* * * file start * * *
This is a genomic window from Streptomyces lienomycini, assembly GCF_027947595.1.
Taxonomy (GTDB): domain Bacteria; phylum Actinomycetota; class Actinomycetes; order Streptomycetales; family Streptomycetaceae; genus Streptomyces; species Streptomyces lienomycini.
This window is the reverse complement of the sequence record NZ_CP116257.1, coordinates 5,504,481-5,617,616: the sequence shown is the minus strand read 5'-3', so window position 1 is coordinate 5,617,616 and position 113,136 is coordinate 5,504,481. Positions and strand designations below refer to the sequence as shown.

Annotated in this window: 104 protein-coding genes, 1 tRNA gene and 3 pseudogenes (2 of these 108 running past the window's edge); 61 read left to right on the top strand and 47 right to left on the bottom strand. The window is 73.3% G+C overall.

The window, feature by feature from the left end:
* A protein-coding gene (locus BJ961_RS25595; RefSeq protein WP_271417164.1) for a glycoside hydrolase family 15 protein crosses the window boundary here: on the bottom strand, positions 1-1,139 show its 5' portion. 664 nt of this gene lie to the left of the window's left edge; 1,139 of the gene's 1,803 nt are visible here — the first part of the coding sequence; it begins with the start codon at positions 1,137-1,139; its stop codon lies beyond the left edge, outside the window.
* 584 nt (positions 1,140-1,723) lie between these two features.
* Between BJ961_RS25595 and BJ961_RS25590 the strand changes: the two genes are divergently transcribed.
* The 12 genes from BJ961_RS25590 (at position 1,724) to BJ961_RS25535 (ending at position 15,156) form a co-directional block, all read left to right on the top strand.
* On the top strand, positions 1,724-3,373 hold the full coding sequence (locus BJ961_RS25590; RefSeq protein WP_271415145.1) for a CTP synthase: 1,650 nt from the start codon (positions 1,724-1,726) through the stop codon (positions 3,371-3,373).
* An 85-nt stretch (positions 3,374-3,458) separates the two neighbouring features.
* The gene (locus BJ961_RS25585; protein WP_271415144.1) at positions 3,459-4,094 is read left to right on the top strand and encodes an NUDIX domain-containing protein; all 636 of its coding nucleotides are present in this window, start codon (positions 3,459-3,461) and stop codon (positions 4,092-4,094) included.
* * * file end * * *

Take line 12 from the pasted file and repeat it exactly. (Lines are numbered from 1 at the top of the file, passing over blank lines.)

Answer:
* The gene (locus BJ961_RS25585; protein WP_271415144.1) at positions 3,459-4,094 is read left to right on the top strand and encodes an NUDIX domain-containing protein; all 636 of its coding nucleotides are present in this window, start codon (positions 3,459-3,461) and stop codon (positions 4,092-4,094) included.